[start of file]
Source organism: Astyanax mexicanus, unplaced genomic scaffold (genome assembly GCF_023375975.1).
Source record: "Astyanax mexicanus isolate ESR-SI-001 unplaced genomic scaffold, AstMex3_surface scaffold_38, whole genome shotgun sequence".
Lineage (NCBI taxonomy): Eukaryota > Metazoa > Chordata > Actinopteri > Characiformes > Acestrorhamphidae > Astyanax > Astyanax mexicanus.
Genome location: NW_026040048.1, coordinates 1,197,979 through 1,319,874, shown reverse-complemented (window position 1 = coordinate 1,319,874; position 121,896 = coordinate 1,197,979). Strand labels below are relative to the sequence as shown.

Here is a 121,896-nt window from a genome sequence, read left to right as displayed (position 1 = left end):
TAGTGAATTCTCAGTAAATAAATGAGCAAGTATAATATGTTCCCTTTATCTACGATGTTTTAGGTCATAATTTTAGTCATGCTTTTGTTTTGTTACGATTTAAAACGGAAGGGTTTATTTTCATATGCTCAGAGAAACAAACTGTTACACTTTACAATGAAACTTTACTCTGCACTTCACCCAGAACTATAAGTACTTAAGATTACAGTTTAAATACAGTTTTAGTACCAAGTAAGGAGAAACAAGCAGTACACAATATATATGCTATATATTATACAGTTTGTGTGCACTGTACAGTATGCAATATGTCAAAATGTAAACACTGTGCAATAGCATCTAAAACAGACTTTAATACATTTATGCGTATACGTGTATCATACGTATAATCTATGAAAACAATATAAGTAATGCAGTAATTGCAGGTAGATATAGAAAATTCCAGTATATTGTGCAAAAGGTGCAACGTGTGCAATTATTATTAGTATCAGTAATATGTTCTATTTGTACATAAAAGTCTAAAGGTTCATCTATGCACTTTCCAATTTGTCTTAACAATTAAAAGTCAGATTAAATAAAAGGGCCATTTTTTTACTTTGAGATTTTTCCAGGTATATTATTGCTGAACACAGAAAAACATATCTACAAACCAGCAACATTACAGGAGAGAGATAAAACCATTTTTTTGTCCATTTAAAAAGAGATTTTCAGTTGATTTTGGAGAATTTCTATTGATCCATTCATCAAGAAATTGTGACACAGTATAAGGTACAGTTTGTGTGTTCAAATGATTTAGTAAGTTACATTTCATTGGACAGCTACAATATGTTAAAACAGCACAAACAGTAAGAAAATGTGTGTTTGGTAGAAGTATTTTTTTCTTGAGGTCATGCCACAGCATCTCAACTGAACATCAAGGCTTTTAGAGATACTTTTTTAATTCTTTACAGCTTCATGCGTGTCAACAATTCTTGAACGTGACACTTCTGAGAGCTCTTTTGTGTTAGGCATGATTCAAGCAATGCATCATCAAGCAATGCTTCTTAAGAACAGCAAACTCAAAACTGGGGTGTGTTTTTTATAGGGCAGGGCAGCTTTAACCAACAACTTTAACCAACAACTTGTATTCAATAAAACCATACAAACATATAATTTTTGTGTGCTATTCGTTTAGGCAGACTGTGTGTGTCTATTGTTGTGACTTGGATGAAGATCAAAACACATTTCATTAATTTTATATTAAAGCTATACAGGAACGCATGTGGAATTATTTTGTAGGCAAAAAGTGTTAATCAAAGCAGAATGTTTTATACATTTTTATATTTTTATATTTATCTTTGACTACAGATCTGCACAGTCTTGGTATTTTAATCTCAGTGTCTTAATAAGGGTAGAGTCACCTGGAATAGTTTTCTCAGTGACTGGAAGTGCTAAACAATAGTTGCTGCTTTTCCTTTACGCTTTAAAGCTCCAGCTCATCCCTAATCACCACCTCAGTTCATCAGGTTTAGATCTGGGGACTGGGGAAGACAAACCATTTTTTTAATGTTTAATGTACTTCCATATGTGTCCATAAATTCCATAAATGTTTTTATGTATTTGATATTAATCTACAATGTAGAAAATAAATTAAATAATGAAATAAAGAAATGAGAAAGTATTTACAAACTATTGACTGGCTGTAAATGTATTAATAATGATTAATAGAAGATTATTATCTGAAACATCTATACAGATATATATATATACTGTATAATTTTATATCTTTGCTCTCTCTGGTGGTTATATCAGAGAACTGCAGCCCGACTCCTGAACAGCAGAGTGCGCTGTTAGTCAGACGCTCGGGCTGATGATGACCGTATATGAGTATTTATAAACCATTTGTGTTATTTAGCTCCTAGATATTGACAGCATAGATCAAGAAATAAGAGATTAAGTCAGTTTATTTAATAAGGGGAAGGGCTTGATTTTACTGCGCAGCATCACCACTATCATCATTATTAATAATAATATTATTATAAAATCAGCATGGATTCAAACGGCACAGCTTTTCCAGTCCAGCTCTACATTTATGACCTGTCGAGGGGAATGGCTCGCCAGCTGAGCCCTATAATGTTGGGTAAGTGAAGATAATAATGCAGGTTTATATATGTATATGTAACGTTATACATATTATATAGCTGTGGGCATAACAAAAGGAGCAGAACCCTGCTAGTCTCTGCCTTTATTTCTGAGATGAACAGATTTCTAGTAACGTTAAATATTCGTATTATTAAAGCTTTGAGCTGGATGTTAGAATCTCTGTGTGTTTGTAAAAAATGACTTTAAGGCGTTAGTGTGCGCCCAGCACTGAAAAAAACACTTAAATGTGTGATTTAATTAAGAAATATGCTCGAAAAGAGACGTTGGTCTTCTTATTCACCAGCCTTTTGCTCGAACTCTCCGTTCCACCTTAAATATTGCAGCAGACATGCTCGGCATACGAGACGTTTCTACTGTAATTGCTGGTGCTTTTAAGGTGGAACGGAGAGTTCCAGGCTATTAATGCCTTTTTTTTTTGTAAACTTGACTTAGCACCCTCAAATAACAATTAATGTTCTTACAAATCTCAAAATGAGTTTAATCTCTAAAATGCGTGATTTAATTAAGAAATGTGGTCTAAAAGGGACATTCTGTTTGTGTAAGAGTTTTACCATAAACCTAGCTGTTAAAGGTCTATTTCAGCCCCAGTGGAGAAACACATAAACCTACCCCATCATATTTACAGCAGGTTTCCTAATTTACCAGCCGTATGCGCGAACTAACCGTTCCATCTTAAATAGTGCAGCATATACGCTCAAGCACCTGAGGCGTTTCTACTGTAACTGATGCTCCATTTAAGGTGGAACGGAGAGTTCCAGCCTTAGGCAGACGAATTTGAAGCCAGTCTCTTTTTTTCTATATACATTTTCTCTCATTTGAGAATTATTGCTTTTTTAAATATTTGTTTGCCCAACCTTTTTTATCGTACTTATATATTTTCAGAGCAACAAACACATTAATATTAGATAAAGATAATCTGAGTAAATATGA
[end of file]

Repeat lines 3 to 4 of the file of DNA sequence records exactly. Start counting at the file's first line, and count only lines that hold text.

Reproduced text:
Lineage (NCBI taxonomy): Eukaryota > Metazoa > Chordata > Actinopteri > Characiformes > Acestrorhamphidae > Astyanax > Astyanax mexicanus.
Genome location: NW_026040048.1, coordinates 1,197,979 through 1,319,874, shown reverse-complemented (window position 1 = coordinate 1,319,874; position 121,896 = coordinate 1,197,979). Strand labels below are relative to the sequence as shown.